The goal of the N.C. Summer Arts Camp is to provide artistic and enrichment opportunities for students in the greater Chapel Hill-Carrboro community. During the summer, our writing programs are offered for middle and high school students to participate in half- and full-day workshops. The program offers various classes in such areas as poetry, playwriting, novels, short stories, essays and spoken word.


Study verse forms: narrative and lyric, figurative language and poetic genres — in a supportive environment of fellow writers through poetry workshops.


Engage in a rich and diverse experience in theater arts through drama workshops.

Short Fiction

Study the fundamental components of short fiction and storytelling in the most advanced workshops.


Experience the process of writing the first chapter of a novel, mentored by a faculty of distinguished teachers and notable guest artists.


Write essays in a fun and focused environment by choosing an emphasis in either the personal essay or creative nonfiction.

Spoken Word

Exchange techniques, ideas and performance opportunities in workshops led by talented faculty.

Workshop Descriptions

Poetry& Mixed Media

If you want to have fun writing and performing poems, if you want to learn a little more about the art of poetry, if you want to find your voice and share your poems with others, this course is for you. Campers start from a basic idea and begin by shaping memories, dreams and passions into finished free verse, rhyme and lyric poems. Campers will spend part of each session writing original work; at other times they mix poems with another art form. The workshops will challenge and inspire campers to combine their poems with visual art, photography, music and dance. The combined work will yield a poetry booklet and performance/reading. This workshop is taught by Phillip Shabazz.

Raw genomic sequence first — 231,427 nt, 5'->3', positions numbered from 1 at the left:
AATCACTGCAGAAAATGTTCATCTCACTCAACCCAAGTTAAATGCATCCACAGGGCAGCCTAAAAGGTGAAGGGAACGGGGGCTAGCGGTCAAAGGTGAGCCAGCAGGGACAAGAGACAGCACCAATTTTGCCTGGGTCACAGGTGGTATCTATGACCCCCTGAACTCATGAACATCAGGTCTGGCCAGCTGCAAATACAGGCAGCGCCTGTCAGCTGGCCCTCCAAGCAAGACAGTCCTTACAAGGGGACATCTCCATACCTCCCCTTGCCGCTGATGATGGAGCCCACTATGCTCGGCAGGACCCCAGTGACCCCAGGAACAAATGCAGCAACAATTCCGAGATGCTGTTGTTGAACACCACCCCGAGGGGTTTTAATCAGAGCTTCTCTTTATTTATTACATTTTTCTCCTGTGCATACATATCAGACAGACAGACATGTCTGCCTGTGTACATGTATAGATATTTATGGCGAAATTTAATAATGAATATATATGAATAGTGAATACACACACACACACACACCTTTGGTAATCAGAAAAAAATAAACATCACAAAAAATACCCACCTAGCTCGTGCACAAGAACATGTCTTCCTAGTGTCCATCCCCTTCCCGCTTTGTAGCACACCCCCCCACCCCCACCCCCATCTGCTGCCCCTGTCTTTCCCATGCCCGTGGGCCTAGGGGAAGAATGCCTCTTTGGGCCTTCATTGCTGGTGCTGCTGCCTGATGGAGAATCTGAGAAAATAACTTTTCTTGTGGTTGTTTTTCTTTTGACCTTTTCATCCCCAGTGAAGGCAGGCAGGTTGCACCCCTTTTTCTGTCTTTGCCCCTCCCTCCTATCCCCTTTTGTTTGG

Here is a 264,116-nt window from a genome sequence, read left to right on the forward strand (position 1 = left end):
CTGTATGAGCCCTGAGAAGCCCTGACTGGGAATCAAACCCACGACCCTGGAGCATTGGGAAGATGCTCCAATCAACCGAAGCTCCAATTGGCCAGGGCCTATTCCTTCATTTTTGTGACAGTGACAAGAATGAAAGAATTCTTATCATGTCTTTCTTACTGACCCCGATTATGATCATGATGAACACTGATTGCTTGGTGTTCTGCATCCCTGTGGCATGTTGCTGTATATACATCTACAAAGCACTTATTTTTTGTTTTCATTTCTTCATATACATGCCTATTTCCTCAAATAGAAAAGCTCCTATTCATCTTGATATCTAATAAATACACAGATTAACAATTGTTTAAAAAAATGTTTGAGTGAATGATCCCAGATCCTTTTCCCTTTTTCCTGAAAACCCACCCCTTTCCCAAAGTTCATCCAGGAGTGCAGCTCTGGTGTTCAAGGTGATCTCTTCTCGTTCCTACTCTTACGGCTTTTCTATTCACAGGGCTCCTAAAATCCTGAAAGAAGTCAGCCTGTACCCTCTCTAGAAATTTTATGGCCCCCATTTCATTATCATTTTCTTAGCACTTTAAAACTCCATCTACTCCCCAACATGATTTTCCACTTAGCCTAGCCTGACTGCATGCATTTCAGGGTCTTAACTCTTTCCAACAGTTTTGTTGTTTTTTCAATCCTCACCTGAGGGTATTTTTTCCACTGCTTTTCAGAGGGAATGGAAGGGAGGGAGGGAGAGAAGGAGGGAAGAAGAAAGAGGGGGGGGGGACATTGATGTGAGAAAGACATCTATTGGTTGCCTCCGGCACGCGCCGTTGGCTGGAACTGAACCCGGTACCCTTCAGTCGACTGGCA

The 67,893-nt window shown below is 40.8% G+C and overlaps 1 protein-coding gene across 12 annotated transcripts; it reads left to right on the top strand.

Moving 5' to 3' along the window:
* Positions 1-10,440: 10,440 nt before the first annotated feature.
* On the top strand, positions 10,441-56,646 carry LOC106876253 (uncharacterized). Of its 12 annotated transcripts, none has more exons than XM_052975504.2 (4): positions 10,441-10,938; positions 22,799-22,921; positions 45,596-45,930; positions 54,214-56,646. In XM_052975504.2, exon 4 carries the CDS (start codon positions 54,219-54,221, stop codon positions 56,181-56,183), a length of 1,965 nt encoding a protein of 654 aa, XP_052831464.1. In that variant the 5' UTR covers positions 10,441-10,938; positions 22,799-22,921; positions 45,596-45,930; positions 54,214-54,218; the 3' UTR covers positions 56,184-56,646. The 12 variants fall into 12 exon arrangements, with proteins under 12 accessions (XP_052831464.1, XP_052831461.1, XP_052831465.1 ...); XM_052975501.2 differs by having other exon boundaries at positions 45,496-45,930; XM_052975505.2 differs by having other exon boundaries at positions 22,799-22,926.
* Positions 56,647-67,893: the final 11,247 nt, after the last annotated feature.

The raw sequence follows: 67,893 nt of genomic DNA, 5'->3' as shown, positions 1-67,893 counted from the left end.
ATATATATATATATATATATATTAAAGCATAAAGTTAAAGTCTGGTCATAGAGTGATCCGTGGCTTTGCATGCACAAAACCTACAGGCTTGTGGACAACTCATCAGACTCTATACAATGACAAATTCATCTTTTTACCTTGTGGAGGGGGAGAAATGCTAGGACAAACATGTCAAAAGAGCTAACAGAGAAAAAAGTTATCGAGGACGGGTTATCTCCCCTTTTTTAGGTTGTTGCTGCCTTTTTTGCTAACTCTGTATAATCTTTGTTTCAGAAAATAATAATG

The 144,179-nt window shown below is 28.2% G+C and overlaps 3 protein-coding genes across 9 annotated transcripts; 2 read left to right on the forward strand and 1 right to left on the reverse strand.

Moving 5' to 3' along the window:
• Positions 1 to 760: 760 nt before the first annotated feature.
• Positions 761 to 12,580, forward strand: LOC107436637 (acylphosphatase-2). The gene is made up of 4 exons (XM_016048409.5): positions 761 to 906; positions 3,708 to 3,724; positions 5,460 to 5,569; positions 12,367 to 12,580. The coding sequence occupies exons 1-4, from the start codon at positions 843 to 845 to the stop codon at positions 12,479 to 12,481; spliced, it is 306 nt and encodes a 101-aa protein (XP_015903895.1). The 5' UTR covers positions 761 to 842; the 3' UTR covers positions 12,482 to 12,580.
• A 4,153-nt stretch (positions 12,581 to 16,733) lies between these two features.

My “Too Sense” (the persuasive essay and column writing)

In this workshop students explore the world of opinion and column writing. They’ll debate current events and read news headlines from around the globe. They’ll write their own columns and send letters to various newspaper editors and explore issues from politics to sports to pop culture. Students will learn how to make a solid argument as well as how to respond through the written word to opinions they disagree with. Through this workshop students will enhance their critical-thinking skills, essay writing and debate skills while having fun putting in their “Too Sense.” This workshop is taught by Howard L. Craft.

From Dream to Screen

How many times have you said to yourself, “Man, this would make a great play or movie.” Well, would it? Maybe yes. Maybe no. This is the workshop that helps you learn how to figure it out. From Dream to Screen teaches students the fundamentals of screen- and playwriting. Students learn how to draw plot diagrams, write back stories, character sketches and treatments, as well as write scenes effectively. Students also learn how to work in a writer’s group made up of their peers and take and give feedback on work. Students will vote on their favorite scenes and perform the top picks during the end-of-camp celebration. Local theater professionals will also give guest lectures, and students will have the opportunity to ask them questions about the business. The future Oscar for best screenplay is only a workshop away. Stop dreaming about that movie or play and start writing it! This workshop is taught by Howard L. Craft.

Fiction: Write the First Chapter of Your Novel

This course is designed for the emerging writer who wants to begin a novel. The elements of structure found in novels are designed into exercises to get students started on their novel right away. This course will show students how to start from a basic idea and test it; begin by developing the characters, time and place; develop a basic conflict and premise; select a plot or story line; write from a selected viewpoint; develop a theme; employ exposition, description, narration and action; and revise and finish the first chapter. This workshop is taught by Phillip Shabazz.